By Kathleen Day and Caroline E. Mayer Washington Post Staff Writers
For more than two years, special-education teacher Fatemeh Hosseini worked a second job to keep up with the $2,000 in monthly payments she collectively sent to five banks to try to pay $25,000 in credit card debt.
Even though she had not used the cards to buy anything more, her debt had nearly doubled to $49,574 by the time the Sunnyvale, Calif., resident filed for bankruptcy last June. That is because Hosseini's payments sometimes were tardy, triggering late fees ranging from $25 to $50 and doubling interest rates to nearly 30 percent. When the additional costs pushed her balance over her credit limit, the credit card companies added more penalties.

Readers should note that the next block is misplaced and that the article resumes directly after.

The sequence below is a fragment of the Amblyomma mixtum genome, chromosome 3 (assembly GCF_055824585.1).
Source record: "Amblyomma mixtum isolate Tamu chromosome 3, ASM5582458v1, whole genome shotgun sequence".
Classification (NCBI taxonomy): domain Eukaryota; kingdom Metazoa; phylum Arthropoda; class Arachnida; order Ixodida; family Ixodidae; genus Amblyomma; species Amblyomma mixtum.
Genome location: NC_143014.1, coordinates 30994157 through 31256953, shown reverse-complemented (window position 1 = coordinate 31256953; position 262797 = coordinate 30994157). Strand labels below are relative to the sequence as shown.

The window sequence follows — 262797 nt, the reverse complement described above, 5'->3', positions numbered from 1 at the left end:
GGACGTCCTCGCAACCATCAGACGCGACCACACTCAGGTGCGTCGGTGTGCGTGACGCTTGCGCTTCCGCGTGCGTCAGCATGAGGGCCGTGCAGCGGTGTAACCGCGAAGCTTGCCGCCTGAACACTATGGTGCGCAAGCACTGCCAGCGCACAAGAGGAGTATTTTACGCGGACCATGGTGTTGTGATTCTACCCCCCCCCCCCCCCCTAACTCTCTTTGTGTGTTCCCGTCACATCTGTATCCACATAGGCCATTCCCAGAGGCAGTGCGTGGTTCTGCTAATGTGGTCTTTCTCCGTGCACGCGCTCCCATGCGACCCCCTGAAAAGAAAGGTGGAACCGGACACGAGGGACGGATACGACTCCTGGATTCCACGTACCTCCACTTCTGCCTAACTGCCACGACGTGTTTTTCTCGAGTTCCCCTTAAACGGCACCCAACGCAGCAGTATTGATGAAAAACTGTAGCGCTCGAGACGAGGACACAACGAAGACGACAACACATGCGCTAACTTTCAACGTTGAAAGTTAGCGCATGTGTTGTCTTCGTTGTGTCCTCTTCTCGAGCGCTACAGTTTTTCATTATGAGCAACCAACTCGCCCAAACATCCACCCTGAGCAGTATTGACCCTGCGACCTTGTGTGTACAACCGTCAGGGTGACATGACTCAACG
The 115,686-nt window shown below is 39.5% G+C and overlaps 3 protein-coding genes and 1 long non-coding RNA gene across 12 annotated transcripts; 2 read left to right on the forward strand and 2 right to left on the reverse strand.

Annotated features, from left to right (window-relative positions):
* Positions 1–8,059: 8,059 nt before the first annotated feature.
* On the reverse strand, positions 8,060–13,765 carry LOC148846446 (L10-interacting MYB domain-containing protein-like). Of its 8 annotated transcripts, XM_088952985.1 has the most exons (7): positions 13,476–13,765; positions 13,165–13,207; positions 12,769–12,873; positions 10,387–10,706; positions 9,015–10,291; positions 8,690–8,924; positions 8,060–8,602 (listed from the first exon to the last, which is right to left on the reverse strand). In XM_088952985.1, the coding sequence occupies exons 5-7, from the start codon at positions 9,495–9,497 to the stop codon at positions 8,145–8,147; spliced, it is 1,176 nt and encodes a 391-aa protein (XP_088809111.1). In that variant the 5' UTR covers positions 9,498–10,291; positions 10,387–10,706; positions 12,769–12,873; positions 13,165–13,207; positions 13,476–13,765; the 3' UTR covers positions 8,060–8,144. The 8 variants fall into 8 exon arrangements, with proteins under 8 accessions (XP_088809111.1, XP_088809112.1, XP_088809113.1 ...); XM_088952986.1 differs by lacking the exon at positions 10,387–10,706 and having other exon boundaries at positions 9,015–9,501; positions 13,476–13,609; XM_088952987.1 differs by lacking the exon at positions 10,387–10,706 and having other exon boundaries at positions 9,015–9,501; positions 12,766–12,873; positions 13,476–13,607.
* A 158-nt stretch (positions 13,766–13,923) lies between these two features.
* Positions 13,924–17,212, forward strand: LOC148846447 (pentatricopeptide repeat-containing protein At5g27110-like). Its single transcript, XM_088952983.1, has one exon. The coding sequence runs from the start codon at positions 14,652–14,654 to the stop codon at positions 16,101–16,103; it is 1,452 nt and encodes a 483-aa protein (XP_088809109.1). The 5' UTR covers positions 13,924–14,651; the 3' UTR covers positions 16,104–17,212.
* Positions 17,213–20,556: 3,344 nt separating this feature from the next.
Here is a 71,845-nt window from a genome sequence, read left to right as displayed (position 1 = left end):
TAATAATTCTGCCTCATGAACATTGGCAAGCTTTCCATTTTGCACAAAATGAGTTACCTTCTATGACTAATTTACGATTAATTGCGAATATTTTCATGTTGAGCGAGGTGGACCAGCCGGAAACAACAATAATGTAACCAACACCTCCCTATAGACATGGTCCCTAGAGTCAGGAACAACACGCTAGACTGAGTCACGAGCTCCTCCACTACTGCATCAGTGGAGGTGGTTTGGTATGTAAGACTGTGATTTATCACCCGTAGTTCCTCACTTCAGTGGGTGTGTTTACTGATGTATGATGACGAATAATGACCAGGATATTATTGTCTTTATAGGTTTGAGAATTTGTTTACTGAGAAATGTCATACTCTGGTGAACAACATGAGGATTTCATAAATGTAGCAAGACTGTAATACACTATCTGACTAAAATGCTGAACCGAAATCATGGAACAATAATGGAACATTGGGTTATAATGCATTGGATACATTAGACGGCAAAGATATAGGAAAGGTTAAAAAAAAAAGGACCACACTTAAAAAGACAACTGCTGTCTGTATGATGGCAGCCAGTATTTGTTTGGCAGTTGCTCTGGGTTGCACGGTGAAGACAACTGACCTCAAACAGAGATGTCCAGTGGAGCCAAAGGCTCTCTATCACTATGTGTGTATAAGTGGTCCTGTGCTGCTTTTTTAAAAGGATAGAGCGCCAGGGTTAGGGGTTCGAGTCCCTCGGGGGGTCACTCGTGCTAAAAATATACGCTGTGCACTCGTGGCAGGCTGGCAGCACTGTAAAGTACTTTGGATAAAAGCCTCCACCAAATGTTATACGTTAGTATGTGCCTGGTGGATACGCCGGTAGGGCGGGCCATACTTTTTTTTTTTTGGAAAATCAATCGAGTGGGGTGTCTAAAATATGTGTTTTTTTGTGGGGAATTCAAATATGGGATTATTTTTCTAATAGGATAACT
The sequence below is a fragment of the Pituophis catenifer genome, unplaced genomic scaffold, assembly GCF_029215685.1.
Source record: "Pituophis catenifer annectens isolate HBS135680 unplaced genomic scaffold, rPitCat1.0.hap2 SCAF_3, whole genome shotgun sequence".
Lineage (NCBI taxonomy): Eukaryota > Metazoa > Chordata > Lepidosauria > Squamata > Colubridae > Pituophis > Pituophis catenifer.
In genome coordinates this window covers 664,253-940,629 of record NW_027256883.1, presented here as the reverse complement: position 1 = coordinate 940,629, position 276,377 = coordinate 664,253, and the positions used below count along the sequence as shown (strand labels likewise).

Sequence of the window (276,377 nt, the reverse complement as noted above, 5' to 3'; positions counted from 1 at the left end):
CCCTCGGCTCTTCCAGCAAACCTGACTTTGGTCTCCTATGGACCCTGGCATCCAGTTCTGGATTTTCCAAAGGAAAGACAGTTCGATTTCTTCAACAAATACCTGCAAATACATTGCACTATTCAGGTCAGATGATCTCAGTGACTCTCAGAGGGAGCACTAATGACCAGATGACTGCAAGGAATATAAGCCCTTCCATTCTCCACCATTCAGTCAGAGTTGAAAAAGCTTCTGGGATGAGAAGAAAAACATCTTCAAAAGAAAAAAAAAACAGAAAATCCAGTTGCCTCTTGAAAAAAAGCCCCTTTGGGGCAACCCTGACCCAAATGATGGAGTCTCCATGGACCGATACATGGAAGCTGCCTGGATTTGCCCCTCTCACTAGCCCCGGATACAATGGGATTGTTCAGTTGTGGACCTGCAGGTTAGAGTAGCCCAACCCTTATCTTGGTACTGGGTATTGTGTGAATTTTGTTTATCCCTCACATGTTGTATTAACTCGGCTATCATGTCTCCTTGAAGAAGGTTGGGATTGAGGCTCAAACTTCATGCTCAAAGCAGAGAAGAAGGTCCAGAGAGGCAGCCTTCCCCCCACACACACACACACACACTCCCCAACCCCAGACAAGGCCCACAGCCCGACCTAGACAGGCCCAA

"I was really trying hard to make minimum payments," said Hosseini, whose financial problems began in the late 1990s when her husband left her and their three children. "All of my salary was going to the credit card companies, but there was no change in the balances because of that interest and those penalties."
Punitive charges -- penalty fees and sharply higher interest rates after a payment is late -- compound the problems of many financially strapped consumers, sometimes making it impossible for them to dig their way out of debt and pushing them into bankruptcy.
The Senate is to vote as soon as this week on a bill that would make it harder for individuals to wipe out debt through bankruptcy. The Senate last week voted down several amendments intended to curb excessive fees and other practices that critics of the industry say are abusive. House leaders say they will act soon after that, and President Bush has said he supports the bill.